WASHINGTON - Late last year, top Bush administration officials decided to take a step they had long resisted. They drafted a secret plan to authorize the Pentagon's Special Operations forces to launch missions into the snow-capped mountains of Pakistan to capture or kill top leaders of al-Qaida.
Intelligence reports for more than a year had been streaming in about Osama bin Laden's terror network rebuilding in the Pakistani tribal areas, a problem that had been exacerbated by years of missteps in Washington and the Pakistani capital, Islamabad; sharp policy disagreements; and turf battles between U.S. counterterrorism agencies.
The new plan, outlined in a highly classified Pentagon order, was designed to eliminate some of those battles. And it was meant to pave an easier path into the tribal areas for U.S. commandos, who for years have bristled at what they see as Washington's risk-averse attitude toward Special Operations missions inside Pakistan. They also argue that catching bin Laden will come only by capturing some of his senior lieutenants alive.
But more than six months later, the Special Operations forces are still waiting for the green light. The plan has been held up in Washington by the very disagreements it was meant to eliminate.
After the Sept. 11 attacks, President Bush committed the nation to a "war on terrorism" and made the destruction of bin Laden's network the top priority of his presidency. But it is increasingly clear that the Bush administration will leave office with al-Qaida having successfully relocated its base from Afghanistan to Pakistan's tribal areas, where it has rebuilt much of its ability to attack from the region and broadcast its messages to militants across the world.
Just as it had on Sept. 10, 2001, al-Qaida now has a band of terror camps from which to plan and train for attacks against Western targets. Officials say the new camps are smaller than the ones the group used prior to 2001. However, despite dozens of U.S. missile strikes in Pakistan since 2002, one retired CIA officer estimated that the makeshift training compounds have as many as 2,000 Arab and Pakistani militants, up from several hundred three years ago.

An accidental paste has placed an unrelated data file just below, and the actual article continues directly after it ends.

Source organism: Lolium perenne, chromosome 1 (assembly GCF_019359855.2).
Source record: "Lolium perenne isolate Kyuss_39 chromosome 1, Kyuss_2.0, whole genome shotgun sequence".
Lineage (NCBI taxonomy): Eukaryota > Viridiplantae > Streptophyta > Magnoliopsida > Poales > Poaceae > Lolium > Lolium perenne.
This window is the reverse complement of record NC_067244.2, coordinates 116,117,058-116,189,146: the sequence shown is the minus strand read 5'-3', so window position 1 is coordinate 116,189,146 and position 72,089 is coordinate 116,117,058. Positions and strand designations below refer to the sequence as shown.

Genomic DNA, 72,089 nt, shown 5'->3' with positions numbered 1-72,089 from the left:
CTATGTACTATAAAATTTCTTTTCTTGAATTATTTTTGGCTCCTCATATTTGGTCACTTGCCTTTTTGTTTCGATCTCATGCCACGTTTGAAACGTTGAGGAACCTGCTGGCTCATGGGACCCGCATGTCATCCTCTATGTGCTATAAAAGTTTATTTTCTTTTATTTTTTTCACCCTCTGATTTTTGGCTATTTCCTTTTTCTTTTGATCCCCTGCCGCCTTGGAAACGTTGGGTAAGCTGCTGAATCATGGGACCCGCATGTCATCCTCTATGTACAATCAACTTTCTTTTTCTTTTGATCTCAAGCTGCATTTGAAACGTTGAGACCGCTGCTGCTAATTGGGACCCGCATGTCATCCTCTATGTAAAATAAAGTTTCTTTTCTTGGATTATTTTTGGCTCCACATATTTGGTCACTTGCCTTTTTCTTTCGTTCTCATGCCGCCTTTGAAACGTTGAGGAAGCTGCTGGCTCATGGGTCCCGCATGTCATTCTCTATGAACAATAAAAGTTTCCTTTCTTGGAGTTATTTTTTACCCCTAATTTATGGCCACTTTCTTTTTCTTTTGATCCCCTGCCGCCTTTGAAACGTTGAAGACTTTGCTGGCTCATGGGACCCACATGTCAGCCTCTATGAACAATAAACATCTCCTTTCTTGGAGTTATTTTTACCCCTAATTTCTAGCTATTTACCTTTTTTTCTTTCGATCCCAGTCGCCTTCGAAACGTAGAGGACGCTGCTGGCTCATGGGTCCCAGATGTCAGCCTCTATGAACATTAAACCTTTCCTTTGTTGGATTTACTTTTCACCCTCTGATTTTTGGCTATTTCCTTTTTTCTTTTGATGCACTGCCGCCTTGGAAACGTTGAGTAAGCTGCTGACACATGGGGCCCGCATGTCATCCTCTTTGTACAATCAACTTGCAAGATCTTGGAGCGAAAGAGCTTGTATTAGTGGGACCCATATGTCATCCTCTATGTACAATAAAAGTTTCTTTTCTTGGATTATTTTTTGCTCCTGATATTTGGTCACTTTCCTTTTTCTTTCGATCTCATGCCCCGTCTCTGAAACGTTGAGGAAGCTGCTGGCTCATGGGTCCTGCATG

Publicly, senior U.S. and Pakistani officials have said that the creation of haven for al-Qaida in the tribal areas was in many ways inevitable — that the lawless badlands where ethnic Pashtun tribes have resisted government control for centuries were a natural place for a dispirited terror network to find refuge. The U.S. and Pakistani officials also blame a disastrous cease-fire brokered between the Pakistani government and militants in 2006.
But more than four dozen interviews in Washington and Pakistan tell another story. U.S. intelligence officials say that the hunt for al-Qaida in Pakistan, code-named Operation Cannonball by the CIA in 2006, was often undermined by bitter disagreements within the Bush administration and within the CIA, including about whether U.S. commandos should launch ground raids inside the tribal areas.
Inside the CIA, the fights included clashes between the agency's outposts in Kabul, Afghanistan, and Islamabad. There were also battles between field officers and the counterterrorism center at CIA headquarters, whose preference for carrying out raids remotely, via Predator missile strikes, was derided by officers in the Islamabad station as the work of "boys with toys."
Intragovernmental battles raged over the plan in early 2005 for a Special Operations mission intended to capture Ayman al-Zawahri, bin Laden's top deputy, in what would have been the most aggressive use of U.S. ground troops inside Pakistan. The New York Times disclosed the aborted operation in a 2007 article, but interviews since then have produced new details about the episode.
But even as Navy SEALs and Army Rangers in parachute gear were boarding C-130 cargo planes in Afghanistan, there were frenzied exchanges between officials at the Pentagon, Central Command and the CIA about whether the mission was too risky.
In the end, the mission was aborted after Rumsfeld refused to give his approval for it. By late 2005, many inside the CIA headquarters in Virginia had reached the conclusion that their hunt for bin Laden had reached a dead end.
Militants inside Pakistan only continued to gain strength. In the spring of 2006, Taliban leaders based in Pakistan launched an offensive in southern Afghanistan, increasing suicide bombings by sixfold and U.S. and NATO casualty rates by 45 percent.
U.S. commanders had been pressing for much of 2006 to get approval from Rumsfeld for an operation to capture Sheik Saiid al-Masri, a top Qaida operator and paymaster whom U.S. intelligence had been tracking in the Pakistani mountains.
Rumsfeld and his staff were reluctant to approve the mission, worried about possible U.S. military casualties and a popular backlash in Pakistan.
Finally, in November 2006, Rumsfeld approved operation of Navy SEALs and Army Delta Force commandos to move into Pakistan and capture Masri. But the operation was put on hold days later, after Rumsfeld was pushed out of the Pentagon, a casualty of the Democratic sweep of the 2006 election.
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